Archive for the 'Microsoft Advertising' Category

Halloween is the perfect time to reach sweets lovers. With dreams of peanut butter cups and power gamers, Reese’s turned to Microsoft Advertising to develop a campaign that would raise brand awareness of its candy and reach active gamers through a Halloween costume contest that Xbox LIVE gamers were already familiar with from past years. 

By taking advantage of the power of the Branded Entertainment Destination, Reese’s and Microsoft Advertising created a Halloween-themed destination that featured a costume contest for gamers and daily prizes were awarded from points to candy.

5584.reeses 5F00 thumb 5F00 553EB4CA Case Study: Reese’s Scores Sweet Success with Xbox LIVE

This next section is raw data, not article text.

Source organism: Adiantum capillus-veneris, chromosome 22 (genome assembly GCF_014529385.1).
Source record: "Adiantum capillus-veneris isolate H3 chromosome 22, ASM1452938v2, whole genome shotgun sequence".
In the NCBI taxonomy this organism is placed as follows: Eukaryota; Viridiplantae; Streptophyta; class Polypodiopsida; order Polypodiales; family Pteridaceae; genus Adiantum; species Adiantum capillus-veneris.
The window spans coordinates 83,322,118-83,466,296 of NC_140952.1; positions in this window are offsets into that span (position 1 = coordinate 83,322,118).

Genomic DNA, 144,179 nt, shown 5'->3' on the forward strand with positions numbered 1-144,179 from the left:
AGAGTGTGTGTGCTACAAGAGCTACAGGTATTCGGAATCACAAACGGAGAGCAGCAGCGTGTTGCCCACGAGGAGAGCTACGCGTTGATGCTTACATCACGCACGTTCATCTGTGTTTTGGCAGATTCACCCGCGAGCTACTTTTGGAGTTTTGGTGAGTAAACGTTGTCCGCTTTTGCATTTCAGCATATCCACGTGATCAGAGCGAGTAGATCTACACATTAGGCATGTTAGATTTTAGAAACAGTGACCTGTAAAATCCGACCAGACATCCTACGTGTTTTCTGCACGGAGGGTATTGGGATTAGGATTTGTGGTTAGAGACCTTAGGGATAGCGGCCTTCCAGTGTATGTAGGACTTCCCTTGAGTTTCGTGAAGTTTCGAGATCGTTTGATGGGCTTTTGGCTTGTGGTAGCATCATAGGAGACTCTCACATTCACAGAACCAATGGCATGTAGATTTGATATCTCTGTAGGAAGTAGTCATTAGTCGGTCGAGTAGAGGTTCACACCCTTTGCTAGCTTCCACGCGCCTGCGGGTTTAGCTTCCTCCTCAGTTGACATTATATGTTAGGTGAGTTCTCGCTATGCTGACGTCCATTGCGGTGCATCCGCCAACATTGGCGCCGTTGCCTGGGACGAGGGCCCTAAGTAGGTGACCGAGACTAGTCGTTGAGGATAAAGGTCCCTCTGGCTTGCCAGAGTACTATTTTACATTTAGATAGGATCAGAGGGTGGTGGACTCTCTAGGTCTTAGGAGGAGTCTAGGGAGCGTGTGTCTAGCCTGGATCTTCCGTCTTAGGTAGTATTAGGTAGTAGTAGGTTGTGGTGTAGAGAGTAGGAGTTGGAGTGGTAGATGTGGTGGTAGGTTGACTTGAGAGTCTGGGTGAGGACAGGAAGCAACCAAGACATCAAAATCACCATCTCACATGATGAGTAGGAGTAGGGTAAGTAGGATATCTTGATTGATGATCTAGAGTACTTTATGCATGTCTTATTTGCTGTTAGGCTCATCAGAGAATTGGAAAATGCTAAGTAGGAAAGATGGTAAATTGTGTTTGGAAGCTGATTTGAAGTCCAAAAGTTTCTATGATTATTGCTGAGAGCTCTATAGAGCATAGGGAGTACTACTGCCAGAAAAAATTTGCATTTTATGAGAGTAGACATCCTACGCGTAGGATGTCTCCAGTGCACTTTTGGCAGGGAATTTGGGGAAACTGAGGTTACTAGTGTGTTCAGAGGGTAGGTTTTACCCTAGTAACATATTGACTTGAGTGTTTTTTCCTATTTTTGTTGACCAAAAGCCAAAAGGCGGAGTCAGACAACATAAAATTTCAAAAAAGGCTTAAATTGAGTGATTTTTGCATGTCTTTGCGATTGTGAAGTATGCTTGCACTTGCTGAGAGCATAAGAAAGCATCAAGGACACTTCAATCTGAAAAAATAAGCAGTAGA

The “Have a Perfect Halloween” campaign ran for four weeks and quickly produced impressive results. The BDE attracted nearly half of the people who saw it and delivered more than one million clicks. It generated an overall click-through rate of 5.79 percent, outperformed the average Xbox LIVE campaign, and click-through rates for individual elements climbed as high as 9.27 percent.

For the entire sweet story, please download the PDF and begin planning your own perfect campaign today!

@shelbyhealyMicrosoft Advertising

 Case Study: Reese’s Scores Sweet Success with Xbox LIVE

16 skilled marksmen. A $100,000 prize. One winner.

0284.topshot2 5F00 thumb 5F00 33F3B7D9 Case Study: Microsoft Advertising Right on Target for History Channel

When the History Channel wanted to attract viewers to be a part all of the excitement with season two of their marksmanship competition series “Top Shot,” they aimed for something new, fresh and smart. By steering away from traditional television advertising, the History Channel strategically connected with a digital audience of loyal viewers and first time fans.